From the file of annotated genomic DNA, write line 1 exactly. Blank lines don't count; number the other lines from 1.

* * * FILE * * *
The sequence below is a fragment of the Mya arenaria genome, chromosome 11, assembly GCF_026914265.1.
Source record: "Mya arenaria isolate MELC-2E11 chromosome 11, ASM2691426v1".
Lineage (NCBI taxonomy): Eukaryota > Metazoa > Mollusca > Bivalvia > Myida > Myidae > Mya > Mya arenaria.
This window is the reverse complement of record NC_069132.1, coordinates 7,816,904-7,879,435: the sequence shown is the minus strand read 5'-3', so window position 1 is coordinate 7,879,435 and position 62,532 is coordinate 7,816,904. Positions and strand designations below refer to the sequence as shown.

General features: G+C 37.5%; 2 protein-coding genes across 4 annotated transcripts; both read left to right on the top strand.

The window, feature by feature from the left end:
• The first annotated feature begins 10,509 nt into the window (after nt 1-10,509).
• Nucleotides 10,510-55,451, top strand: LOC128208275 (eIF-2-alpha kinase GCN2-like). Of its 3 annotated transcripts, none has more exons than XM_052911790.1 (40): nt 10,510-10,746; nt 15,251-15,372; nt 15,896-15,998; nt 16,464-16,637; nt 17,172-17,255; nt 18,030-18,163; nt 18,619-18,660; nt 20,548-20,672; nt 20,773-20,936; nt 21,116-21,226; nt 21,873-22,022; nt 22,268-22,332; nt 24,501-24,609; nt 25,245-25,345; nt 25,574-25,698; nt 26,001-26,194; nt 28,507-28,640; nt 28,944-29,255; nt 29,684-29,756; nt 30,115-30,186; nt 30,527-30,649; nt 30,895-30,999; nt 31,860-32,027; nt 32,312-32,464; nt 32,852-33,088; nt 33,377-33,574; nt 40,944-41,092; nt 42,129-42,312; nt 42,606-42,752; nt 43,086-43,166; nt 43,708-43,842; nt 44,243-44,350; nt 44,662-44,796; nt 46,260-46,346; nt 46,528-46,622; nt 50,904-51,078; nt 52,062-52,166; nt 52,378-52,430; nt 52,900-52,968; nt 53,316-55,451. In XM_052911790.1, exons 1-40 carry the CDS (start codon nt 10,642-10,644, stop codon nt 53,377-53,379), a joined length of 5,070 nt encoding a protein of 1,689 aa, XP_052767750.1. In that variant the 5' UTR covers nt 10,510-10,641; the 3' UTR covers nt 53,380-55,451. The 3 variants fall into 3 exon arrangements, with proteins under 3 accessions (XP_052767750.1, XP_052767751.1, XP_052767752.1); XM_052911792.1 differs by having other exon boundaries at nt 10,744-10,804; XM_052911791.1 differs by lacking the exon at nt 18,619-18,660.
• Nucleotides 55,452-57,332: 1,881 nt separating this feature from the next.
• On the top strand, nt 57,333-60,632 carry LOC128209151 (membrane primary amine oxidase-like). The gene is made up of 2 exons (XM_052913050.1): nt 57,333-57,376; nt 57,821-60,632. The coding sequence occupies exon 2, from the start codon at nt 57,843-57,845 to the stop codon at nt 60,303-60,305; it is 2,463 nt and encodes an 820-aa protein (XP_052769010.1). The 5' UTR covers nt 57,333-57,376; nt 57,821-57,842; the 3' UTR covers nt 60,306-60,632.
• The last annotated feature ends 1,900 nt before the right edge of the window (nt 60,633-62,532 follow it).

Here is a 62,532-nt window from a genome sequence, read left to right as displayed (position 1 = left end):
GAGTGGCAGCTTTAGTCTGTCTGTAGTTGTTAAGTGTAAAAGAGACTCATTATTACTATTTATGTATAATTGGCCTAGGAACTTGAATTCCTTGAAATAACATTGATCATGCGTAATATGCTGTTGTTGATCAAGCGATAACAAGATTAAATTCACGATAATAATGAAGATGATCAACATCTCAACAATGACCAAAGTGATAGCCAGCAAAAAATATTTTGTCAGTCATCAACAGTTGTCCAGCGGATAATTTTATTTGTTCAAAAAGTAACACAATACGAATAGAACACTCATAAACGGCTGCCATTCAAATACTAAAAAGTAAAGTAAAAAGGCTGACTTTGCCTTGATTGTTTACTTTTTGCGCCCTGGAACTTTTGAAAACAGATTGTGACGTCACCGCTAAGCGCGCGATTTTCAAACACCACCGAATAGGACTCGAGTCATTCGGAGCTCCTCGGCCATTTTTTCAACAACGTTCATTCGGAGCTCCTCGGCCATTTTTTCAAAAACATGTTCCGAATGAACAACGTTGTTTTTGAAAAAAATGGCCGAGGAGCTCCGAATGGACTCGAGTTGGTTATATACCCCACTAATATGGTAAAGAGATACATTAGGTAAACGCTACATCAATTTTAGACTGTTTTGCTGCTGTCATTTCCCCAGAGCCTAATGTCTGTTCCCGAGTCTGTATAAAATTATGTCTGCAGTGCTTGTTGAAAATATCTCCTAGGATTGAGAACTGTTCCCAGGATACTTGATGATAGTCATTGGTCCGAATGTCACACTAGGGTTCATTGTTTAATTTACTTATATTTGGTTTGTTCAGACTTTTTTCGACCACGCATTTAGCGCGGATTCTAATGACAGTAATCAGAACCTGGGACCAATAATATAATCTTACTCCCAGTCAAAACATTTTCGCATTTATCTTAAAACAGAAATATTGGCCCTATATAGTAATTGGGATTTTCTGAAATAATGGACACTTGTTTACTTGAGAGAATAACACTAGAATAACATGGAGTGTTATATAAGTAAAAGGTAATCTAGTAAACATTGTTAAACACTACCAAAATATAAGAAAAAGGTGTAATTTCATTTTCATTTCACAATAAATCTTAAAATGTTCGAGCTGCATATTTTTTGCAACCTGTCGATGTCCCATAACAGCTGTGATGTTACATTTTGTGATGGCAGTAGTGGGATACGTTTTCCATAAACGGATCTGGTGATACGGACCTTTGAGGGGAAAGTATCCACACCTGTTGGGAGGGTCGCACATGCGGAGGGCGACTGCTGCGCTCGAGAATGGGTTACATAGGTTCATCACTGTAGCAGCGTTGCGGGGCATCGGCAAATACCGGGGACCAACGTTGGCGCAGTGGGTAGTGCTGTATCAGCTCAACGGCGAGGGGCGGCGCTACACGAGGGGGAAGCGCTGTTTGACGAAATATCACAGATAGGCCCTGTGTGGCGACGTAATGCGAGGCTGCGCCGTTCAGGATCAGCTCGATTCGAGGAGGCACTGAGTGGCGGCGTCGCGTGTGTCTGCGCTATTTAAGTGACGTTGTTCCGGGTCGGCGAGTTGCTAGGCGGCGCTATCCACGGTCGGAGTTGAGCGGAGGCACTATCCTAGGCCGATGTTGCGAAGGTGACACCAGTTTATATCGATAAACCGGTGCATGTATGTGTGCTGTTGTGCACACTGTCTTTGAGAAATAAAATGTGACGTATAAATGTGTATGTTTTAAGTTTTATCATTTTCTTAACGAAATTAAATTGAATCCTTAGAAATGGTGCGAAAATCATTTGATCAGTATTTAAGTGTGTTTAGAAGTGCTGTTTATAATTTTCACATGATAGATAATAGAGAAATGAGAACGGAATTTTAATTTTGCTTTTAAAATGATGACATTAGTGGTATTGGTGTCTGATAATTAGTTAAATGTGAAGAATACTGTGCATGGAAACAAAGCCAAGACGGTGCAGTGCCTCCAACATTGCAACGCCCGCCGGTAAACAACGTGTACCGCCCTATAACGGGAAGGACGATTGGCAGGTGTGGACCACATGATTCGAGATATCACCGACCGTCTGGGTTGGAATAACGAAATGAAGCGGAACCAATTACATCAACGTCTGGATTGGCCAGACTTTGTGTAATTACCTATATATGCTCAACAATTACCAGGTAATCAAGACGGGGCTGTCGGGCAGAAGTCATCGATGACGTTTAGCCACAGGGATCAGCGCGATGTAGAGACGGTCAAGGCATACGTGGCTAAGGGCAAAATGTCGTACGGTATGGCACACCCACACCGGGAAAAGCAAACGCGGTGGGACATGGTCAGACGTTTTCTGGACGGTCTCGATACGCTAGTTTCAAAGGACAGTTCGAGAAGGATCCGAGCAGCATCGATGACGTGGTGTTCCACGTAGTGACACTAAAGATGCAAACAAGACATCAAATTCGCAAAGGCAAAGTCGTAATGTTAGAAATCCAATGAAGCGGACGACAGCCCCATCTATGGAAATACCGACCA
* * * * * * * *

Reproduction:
The sequence below is a fragment of the Mya arenaria genome, chromosome 11, assembly GCF_026914265.1.